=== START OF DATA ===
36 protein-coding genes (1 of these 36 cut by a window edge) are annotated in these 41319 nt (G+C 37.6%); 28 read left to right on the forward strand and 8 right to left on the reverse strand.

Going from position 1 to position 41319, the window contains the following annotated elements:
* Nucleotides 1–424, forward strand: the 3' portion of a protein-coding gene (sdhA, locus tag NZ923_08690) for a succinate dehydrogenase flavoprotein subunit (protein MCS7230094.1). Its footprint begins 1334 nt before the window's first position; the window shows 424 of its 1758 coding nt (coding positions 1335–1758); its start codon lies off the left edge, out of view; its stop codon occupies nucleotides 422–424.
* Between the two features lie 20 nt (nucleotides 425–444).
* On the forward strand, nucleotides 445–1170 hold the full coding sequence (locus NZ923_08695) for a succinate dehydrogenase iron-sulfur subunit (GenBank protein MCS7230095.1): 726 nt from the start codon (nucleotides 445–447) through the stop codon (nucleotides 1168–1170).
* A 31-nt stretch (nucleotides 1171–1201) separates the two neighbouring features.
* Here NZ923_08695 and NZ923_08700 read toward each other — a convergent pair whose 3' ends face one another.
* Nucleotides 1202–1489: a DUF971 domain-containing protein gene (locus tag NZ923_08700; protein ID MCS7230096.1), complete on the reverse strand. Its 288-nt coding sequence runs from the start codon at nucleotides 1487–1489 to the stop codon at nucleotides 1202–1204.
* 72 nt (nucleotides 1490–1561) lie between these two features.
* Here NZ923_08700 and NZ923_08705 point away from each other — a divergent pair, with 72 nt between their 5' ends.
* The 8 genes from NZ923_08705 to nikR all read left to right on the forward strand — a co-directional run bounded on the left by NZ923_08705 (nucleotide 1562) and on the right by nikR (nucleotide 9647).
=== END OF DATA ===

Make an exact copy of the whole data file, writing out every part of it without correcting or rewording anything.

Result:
36 protein-coding genes (1 of these 36 cut by a window edge) are annotated in these 41319 nt (G+C 37.6%); 28 read left to right on the forward strand and 8 right to left on the reverse strand.

Going from position 1 to position 41319, the window contains the following annotated elements:
* Nucleotides 1–424, forward strand: the 3' portion of a protein-coding gene (sdhA, locus tag NZ923_08690) for a succinate dehydrogenase flavoprotein subunit (protein MCS7230094.1). Its footprint begins 1334 nt before the window's first position; the window shows 424 of its 1758 coding nt (coding positions 1335–1758); its start codon lies off the left edge, out of view; its stop codon occupies nucleotides 422–424.
* Between the two features lie 20 nt (nucleotides 425–444).
* On the forward strand, nucleotides 445–1170 hold the full coding sequence (locus NZ923_08695) for a succinate dehydrogenase iron-sulfur subunit (GenBank protein MCS7230095.1): 726 nt from the start codon (nucleotides 445–447) through the stop codon (nucleotides 1168–1170).
* A 31-nt stretch (nucleotides 1171–1201) separates the two neighbouring features.
* Here NZ923_08695 and NZ923_08700 read toward each other — a convergent pair whose 3' ends face one another.
* Nucleotides 1202–1489: a DUF971 domain-containing protein gene (locus tag NZ923_08700; protein ID MCS7230096.1), complete on the reverse strand. Its 288-nt coding sequence runs from the start codon at nucleotides 1487–1489 to the stop codon at nucleotides 1202–1204.
* 72 nt (nucleotides 1490–1561) lie between these two features.
* Here NZ923_08700 and NZ923_08705 point away from each other — a divergent pair, with 72 nt between their 5' ends.
* The 8 genes from NZ923_08705 to nikR all read left to right on the forward strand — a co-directional run bounded on the left by NZ923_08705 (nucleotide 1562) and on the right by nikR (nucleotide 9647).